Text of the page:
Television's most popular morning show also took the wraps off a rebuilt studio in Manhattan's Rockefeller Center, and began broadcasting in high definition.
NBC worked overtime to welcome Vieira into the "family" of a TV show dependent on the personal connection felt by pajama-clad viewers. Her children mocked her cooking, a picture was flashed of a dolphin kissing her and "Nightly News" anchor Brian Williams popped by with a bouquet of flowers.
The longtime CBS newswoman and recent host on daytime's "The View" replaces Katie Couric, who left to anchor the "CBS Evening News." NBC has a lot riding on Vieira's successful transition to "Today," which is on a 10-year ratings winning streak and is TV's most profitable show.
Vieira admitted to nervousness and showed off the good-luck bracelet her husband and teenage children gave her the night before. Introducing weatherman Al Roker, she noted she had a hamster named Al growing up.
Vieira also flashed a copy of People magazine photo of Lauer on a beach this summer, holding his daughter's hand and showing off rippling abs. Lauer showed off an old Esquire where Vieira flashed her legs.
She then muffed the wording on her first "throw" to a commercial, tossing the magazine over her shoulder.
Vieira won't be completely abandoning the bawdy personality that came through during her years on "The View."
"I'm going to be 'the broad' in broadcasting," she said.
NBC briefly profiled Vieira, her husband and three children, showing clips from the beginning of her news career in Providence, R.I. The network also had gathered the students and teachers from Vieira's grammar school in Providence for a live shot.
Her first serious duty was interviewing NBC's Washington bureau chief, Tim Russert, who had traveled north for the special day. They talked about President Bush's speech on the Sept. 11 terrorist attacks and the political response.
After Vieira asked about whether the Democrats needed a specific plan for Iraq, the friendly Russert said: "That's the magical question. You have put your finger on it."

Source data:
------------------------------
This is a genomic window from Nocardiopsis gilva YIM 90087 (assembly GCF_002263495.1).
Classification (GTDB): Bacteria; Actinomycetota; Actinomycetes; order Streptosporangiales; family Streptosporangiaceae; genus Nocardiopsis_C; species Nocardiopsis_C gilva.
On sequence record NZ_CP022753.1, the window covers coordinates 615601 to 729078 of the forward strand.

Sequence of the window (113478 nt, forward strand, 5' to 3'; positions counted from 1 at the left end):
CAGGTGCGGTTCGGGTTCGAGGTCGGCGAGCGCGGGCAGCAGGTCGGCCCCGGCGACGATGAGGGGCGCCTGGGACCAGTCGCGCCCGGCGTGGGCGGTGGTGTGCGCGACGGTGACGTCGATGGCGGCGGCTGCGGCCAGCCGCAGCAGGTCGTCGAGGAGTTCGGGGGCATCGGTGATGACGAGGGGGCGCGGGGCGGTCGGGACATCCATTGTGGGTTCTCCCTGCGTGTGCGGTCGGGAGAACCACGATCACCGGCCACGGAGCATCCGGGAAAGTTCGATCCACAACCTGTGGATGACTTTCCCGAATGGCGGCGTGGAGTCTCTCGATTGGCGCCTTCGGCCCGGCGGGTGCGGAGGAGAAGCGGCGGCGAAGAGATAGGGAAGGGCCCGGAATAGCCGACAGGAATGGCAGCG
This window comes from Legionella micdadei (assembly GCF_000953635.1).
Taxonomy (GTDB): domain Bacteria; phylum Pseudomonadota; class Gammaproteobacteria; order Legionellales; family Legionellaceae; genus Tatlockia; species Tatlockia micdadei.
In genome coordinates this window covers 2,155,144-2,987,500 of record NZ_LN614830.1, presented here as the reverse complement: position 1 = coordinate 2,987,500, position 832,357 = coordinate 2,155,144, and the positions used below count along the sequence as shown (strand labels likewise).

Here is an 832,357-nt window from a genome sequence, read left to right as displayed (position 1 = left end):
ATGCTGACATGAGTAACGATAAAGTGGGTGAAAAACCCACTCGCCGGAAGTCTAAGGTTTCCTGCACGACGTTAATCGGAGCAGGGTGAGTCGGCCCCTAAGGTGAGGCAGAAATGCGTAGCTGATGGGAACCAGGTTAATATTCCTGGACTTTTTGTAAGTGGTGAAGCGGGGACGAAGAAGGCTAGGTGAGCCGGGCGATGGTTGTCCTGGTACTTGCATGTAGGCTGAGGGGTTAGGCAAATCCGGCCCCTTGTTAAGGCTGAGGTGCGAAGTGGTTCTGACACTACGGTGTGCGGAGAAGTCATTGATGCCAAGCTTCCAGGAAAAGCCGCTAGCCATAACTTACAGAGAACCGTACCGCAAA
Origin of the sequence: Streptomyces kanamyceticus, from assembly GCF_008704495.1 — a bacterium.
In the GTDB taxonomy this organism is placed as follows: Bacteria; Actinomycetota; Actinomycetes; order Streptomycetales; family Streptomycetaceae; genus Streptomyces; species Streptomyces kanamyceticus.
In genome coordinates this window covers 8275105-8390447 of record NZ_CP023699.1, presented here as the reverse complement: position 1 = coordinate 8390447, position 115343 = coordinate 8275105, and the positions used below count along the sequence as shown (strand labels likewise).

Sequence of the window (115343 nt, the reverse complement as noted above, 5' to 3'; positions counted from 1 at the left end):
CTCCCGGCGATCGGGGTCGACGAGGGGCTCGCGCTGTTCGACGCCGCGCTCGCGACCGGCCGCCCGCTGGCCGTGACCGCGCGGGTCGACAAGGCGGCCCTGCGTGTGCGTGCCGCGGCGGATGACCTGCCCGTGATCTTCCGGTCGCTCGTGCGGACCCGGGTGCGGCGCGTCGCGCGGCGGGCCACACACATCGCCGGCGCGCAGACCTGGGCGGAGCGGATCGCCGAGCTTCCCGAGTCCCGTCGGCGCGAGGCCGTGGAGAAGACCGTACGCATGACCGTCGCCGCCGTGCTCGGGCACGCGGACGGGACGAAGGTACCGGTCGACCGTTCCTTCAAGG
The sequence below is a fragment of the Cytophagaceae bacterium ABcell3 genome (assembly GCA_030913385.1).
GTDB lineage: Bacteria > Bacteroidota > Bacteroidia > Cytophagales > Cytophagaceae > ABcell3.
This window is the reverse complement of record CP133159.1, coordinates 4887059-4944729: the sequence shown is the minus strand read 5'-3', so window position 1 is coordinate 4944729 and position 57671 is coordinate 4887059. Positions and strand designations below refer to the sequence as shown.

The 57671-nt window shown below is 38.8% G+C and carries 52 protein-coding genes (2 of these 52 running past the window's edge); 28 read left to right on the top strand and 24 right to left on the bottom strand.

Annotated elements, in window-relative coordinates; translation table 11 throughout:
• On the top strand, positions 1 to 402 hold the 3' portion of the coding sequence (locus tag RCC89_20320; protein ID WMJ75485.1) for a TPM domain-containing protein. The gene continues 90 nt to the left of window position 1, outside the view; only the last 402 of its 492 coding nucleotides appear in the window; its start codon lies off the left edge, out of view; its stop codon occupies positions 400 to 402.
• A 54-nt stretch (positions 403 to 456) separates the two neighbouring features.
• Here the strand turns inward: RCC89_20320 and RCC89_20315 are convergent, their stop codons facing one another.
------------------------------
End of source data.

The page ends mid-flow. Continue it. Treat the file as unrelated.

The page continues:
"Today" rebuilt its studio for the switch to high-def, making it as bright as a sunlit morning. The hosts sat behind a gleaming white desk, and Vieira interviewed Russert while both sat in spotless white easy chairs.
The show ran excerpts of Lauer's interview with Debra LaFave, the Florida teacher who had sex with a 14-year-old student. In its popular segment playing up to an on-air wedding, Vieira scooped a finger-full of frosting and smeared it on Lauer's nose.
Vieira could be forgiven the need to take a few deep breaths before the camera's red light went on Wednesday, given the show's importance to the network.
"It's just a great ensemble of people," she said recently. "I'm like the aunt who is coming in to the family. I'm going to not at this point go under the radar scope but just fit in and feel my way. I'm not going to go in there with a hammer."
Vieira expects her alarm clock to ring about 3 a.m. each weekday morning, and she'll go to bed each evening between 8 p.m. and 9 p.m. She said her children won't mind having the run of the house late.
She will continue as host of the syndicated "Who Wants to Be a Millionaire," and said she's gotten a head start by taping 60 of the new season's 175 new shows.
NBC is owned by General Electric Co.